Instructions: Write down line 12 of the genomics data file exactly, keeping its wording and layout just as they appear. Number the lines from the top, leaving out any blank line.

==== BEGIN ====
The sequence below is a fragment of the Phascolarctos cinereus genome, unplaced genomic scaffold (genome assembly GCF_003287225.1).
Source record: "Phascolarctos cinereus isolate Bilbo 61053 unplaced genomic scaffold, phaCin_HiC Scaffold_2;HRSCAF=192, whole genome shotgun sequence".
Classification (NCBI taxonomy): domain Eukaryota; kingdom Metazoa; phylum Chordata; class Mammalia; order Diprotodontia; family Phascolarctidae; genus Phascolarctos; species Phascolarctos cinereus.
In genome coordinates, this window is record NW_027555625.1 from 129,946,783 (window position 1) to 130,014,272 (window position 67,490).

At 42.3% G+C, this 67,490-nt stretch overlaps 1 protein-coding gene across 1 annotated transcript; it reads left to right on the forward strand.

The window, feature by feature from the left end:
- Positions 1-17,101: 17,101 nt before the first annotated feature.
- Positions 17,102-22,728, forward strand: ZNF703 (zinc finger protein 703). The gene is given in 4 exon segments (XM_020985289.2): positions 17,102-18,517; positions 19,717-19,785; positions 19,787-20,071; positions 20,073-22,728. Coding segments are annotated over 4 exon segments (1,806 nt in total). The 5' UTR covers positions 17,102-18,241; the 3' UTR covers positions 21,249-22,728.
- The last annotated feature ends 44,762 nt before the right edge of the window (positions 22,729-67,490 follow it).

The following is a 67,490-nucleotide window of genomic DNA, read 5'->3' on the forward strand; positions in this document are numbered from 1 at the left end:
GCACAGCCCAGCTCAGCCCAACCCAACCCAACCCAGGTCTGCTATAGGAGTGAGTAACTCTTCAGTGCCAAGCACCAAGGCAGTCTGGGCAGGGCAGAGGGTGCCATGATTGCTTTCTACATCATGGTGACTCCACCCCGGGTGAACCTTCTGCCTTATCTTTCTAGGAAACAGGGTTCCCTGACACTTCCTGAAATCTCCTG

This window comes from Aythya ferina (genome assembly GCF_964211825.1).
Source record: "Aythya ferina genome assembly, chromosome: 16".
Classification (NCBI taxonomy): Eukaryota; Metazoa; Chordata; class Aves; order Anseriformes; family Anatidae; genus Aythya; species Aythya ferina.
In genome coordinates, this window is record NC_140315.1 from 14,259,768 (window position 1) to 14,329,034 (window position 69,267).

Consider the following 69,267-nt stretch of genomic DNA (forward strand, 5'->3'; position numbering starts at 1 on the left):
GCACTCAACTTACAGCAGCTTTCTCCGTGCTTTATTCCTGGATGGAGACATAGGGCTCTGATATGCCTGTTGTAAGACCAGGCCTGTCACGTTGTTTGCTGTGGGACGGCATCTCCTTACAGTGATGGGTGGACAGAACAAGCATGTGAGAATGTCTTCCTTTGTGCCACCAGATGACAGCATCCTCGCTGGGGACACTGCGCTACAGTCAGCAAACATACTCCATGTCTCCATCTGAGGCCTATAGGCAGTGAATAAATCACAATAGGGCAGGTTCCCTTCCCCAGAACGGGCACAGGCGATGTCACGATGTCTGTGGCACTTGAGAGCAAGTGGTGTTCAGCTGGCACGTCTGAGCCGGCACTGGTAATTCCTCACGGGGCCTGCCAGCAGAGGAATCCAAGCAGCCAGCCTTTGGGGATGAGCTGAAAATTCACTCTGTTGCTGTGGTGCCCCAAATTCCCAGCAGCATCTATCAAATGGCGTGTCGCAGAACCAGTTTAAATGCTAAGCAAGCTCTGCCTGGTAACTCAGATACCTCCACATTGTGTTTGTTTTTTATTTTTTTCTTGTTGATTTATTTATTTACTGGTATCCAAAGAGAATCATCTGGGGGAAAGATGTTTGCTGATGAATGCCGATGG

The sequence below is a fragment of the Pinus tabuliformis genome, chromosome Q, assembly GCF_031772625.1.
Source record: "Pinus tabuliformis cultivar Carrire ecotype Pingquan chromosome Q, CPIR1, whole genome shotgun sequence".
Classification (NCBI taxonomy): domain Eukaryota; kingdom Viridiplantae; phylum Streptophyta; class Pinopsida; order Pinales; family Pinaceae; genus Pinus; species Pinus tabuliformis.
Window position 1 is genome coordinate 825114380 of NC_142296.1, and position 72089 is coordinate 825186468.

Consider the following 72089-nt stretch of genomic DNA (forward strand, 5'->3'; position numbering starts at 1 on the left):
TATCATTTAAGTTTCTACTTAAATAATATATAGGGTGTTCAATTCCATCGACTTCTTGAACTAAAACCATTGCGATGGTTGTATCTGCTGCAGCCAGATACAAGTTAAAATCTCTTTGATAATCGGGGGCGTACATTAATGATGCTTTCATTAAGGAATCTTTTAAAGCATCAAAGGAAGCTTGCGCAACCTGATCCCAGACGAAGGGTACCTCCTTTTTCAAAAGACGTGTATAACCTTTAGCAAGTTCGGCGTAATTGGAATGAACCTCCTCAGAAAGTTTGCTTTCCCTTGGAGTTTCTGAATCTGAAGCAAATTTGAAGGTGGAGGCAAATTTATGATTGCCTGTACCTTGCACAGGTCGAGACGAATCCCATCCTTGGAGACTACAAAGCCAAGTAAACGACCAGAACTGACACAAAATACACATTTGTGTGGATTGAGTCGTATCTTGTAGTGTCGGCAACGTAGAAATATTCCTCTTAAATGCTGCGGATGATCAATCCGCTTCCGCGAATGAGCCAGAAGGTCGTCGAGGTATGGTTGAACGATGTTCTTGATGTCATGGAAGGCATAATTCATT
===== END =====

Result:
This window comes from Aythya ferina (genome assembly GCF_964211825.1).